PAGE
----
Your app may be live, but it is far from complete. Over time, users will find new bugs or will suggest new features that could take your app to the next level. No matter the quality of your app, you will eventually need an update. While updates may seem daunting, a simple development strategy called versioning makes the complex clear and coherent. Follow our straightforward guide to versioning to see how Fyresite streamlines the update process.
To update your app with new features or patches, we need to edit the software. However, changing live code would break the application for the user. As a result, we need to keep our developing code and our live code in separate places. These different locations are called environments. Every app has at least three different environments: Development, Staging, and Production. Each of these environments is configured for a specific purpose.
The Development Environment is where the developers build and add new features. When a developer finishes a new feature, they deploy it to the development environment. If the code does not work or if major bugs surface, the development team fixes errors before deploying further changes. This process continues until features work as intended.
Unlike the other environments, the development environment is not configured to reflect an average user’s device. A user will access the mobile app on a smartphone, not a computer. The user will lack the IDE, compiler, and an array of other tools that are crucial for the developer. Put simply, the software in the development environment does not reflect the final product. While the final production environment will work one way, the development environment is more malleable to fit the needs of the developers. The result is a better developed and more powerful product.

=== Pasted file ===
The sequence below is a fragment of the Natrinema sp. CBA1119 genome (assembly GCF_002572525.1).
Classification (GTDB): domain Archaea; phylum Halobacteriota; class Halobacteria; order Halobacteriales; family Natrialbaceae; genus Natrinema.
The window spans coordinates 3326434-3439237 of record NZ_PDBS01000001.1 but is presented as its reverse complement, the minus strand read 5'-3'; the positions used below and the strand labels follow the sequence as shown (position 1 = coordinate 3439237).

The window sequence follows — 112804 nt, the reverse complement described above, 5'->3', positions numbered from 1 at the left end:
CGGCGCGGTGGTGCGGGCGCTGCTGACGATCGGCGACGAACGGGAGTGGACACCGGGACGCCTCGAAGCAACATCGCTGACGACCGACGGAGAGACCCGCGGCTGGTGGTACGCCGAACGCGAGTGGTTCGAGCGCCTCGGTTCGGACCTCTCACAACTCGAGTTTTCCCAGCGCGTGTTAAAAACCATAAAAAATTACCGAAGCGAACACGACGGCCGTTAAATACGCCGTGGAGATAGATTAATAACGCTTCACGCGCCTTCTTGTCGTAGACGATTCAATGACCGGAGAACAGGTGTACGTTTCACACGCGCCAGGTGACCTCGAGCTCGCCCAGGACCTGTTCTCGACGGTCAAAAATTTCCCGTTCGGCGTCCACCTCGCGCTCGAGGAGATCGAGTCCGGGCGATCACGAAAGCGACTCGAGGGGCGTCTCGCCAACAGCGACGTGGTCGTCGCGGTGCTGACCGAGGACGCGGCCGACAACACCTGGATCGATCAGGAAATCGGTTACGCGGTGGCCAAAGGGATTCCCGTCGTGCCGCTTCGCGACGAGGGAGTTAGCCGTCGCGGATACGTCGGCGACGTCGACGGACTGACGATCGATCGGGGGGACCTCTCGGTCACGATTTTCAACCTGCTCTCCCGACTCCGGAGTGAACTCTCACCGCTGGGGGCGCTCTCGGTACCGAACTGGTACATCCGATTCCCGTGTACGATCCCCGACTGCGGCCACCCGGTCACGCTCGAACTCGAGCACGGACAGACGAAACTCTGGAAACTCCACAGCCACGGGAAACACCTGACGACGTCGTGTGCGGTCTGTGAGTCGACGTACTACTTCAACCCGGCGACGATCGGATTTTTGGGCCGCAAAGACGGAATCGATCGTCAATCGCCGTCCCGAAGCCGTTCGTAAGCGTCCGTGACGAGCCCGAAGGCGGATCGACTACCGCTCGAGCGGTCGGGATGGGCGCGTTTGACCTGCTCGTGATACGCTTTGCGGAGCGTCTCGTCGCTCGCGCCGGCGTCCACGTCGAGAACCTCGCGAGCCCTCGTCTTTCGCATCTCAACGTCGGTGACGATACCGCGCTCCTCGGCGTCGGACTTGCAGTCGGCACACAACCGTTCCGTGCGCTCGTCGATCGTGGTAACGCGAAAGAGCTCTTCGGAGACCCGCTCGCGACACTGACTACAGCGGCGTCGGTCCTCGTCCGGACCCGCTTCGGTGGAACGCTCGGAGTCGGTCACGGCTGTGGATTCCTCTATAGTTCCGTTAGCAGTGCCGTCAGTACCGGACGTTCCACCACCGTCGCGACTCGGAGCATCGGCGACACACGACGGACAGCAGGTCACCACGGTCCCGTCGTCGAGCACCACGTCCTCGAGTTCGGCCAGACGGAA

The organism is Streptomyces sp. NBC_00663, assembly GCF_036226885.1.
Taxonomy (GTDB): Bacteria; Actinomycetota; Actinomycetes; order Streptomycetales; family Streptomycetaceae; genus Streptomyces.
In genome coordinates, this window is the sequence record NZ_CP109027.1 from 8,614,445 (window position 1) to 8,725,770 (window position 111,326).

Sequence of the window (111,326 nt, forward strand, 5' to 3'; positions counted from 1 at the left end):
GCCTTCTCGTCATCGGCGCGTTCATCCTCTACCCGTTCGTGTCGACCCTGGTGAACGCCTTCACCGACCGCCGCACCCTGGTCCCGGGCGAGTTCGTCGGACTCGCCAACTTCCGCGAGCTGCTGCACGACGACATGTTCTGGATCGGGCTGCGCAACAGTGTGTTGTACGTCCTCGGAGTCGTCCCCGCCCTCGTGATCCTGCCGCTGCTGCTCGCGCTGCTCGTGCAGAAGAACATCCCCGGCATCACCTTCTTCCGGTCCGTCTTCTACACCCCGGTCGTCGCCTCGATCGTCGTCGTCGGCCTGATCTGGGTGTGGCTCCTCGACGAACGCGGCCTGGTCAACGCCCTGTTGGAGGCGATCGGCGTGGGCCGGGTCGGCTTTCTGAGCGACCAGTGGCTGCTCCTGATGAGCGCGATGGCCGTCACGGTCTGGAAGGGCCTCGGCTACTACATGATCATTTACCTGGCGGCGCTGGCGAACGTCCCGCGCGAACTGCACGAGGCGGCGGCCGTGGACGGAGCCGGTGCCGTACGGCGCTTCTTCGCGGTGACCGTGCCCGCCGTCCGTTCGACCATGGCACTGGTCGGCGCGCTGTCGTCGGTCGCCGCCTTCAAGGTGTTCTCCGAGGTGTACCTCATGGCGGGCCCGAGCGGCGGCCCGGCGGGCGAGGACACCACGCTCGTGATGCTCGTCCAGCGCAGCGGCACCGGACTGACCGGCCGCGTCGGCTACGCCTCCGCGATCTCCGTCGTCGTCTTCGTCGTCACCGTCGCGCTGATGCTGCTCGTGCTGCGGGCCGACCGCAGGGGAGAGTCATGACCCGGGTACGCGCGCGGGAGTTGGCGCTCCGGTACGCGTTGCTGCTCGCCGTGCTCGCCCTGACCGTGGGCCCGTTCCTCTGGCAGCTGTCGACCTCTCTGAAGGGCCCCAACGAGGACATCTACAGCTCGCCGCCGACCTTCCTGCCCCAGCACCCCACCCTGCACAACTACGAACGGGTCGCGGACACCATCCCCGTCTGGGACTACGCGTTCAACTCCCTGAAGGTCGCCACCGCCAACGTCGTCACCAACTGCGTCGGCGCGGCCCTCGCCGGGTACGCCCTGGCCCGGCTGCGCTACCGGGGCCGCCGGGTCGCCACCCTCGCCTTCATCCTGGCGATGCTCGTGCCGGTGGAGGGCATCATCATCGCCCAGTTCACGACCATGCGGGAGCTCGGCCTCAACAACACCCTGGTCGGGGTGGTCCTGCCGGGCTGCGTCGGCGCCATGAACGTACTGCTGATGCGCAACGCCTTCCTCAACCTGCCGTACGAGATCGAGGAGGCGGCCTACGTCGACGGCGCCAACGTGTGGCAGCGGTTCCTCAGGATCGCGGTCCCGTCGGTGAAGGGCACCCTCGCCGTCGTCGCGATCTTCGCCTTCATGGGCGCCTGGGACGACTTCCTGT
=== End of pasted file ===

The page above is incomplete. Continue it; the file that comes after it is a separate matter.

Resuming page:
One of the most notable differences between the development environment and all the other environments is that it is not connected to servers. All the code is local and can only be accessed by developers. This difference is huge: it allows the development team to work on updates in an isolated environment without disrupting the live app. Any rudimentary features and updates have zero impact on the app that the user sees. As long as code remains in the development environment, we can manipulate it without users noticing.
The development environment is critical for keeping developing code away from live users. However, since the development environment is configured uniquely, moving code directly from the development environment to a production environment would be a disaster. That’s why the staging environment is so important: it allows our teams to test the product and prepare it for launch.
The staging environment is where all the QA, testing, and experimentation takes place. It serves as a buffer between the development and production environments where our team can add a final polish before any new updates go live. Since we use the staging environment for both tests and pre-launch preparation, it needs to be as similar to the production environment as possible. Every single detail from hardware to caches needs to be an exact copy of the production environment. The only difference is that the staging environment is not live. That way, our team can test the product in a realistic configuration without breaking it for active users.
Staging is home to our QA tests. We cannot QA in the developer environment because the configuration is different, and we definitely cannot QA in the production environment because any errors would be exposed to all users. However, the staging environment gives us the freedom to break the code over and over again. Whenever we finish developing a new feature, update, or patch, we run a series of tests to find as many bugs, errors and crashes as possible. Find out more about Fyresite’s QA process.
Once the application has been approved, we resubmit it to the app store and move to the production environment.
While the other two environments have been private to some degree, the production environment is a real-time setting in which end users interact with your code live. Before pushing any updates to the production environment, most of the bugs should be removed. However, the production environment may also provide further insight into potential errors and areas of improvement that we can repair in future updates.